Survey on crime prevention work by municipalities
The National Council for Crime Prevention and the Association of Finnish Local and Regional Authorities conducted a survey to find out how crime prevention work is carried out in municipalities.
One of the key objectives of the National Crime Prevention Programme, Working Together for Safer and More Secure Communities (2016–2020), is to promote local crime prevention work. Crime prevention work and efforts to increase local safety are in Finland carried out within many different municipal sectors and in cooperation with state authorities and various organisations. In a survey conducted in spring 2017, local authorities were inquired how crime prevention is taken into account in the municipal decision-making and strategy and which parties are responsible for the practical work in this field. Local authorities from 128 municipalities of varying sizes and from around Finland responded to the survey.
According to the survey, 10% of municipalities have a designated coordinator who is responsible for crime prevention issues in the municipality. 40% of municipalities have an intersectoral cooperation group with responsibility for crime prevention tasks among its other tasks. In large municipalities, crime prevention is often connected to the municipal safety planning, whereas in smaller municipalities the crime prevention perspective is often included in other municipal welfare planning. Local authorities in one out of six municipalities estimate that the crime prevention perspective is taken into account well in the municipal strategy, while the authorities in one out of five municipalities estimate that the crime prevention perspectives have been incorporated into the operational and financial planning process of the municipality.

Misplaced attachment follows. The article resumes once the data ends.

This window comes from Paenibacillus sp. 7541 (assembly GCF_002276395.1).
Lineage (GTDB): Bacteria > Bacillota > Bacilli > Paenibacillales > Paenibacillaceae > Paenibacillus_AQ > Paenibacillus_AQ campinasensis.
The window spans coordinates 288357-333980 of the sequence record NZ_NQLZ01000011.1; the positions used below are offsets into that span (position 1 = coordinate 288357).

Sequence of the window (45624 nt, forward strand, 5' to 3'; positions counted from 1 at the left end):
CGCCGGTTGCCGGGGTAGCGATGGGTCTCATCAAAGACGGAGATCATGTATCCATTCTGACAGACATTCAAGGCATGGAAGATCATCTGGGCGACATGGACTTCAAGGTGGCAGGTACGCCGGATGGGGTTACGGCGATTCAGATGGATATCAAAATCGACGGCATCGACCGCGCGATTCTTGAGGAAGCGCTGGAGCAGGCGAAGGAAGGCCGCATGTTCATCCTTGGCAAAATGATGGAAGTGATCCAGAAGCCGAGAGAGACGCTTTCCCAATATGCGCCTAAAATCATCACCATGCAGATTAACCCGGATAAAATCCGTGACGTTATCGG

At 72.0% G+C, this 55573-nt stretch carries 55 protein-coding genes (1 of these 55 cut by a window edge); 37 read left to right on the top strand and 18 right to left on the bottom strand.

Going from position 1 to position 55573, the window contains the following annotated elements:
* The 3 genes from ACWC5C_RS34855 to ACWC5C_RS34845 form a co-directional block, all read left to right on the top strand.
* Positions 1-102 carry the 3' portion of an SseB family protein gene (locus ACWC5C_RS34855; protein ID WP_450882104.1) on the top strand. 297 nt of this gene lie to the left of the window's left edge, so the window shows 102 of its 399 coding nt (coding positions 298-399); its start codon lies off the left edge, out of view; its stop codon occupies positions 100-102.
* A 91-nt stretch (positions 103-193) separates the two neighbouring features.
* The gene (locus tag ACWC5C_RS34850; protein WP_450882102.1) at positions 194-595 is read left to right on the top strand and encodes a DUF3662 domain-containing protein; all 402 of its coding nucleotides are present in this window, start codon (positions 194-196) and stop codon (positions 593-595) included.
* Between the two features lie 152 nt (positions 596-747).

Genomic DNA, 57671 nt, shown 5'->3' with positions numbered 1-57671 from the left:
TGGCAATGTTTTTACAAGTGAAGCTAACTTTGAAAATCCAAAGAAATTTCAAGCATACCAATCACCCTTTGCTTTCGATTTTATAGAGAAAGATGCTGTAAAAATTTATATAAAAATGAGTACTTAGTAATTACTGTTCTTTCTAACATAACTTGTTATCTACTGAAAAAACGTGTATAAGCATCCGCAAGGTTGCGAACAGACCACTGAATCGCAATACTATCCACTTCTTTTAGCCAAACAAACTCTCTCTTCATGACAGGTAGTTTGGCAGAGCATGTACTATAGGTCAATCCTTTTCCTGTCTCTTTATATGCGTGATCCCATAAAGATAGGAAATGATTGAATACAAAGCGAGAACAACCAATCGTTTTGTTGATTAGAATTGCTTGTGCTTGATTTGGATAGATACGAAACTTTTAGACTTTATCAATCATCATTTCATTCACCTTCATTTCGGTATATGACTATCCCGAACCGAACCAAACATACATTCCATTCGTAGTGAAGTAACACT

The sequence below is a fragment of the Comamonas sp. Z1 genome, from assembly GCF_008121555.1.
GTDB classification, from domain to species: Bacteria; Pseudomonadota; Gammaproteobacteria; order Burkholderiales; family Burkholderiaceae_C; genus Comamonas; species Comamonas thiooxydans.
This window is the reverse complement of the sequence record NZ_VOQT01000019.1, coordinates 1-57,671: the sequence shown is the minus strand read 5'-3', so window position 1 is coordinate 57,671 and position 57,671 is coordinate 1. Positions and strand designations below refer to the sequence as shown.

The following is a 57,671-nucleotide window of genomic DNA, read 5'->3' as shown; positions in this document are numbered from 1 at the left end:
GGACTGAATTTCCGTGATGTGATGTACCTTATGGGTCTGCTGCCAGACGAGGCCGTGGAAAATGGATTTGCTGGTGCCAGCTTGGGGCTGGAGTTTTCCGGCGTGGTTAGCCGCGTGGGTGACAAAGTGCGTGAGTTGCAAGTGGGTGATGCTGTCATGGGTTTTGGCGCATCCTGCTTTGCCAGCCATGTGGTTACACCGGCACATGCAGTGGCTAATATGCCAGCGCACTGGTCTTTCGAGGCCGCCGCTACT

Residents must be consulted in safety questions
The National Council for Crime Prevention and the Association of Finnish Local and Regional Authorities stress the importance of consulting local residents when decisions concerning safety in a municipality are being made. There are several different means of consulting the residents in safety questions, but, according to the survey, the local authorities do not use them very actively. Safety questionnaires, for example, are regularly used by only one in five municipalities and safety walks by one in ten. Only a small percentage of municipalities utilise youth councils', older people's councils' and disability councils' opinions in their safety work.
Residents should be involved in the crime prevention work, because they have important experience of and views on the safety situation in their neighbourhood. Safety and the sense of security are key elements in the wellbeing of each and every resident of a municipality. The National Council for Crime Prevention emphasises that local authorities should be provided with more information on crime prevention, its methods and cost effects. Local authorities should also have sufficient resources and courage to highlight safety aspects in the decision-making.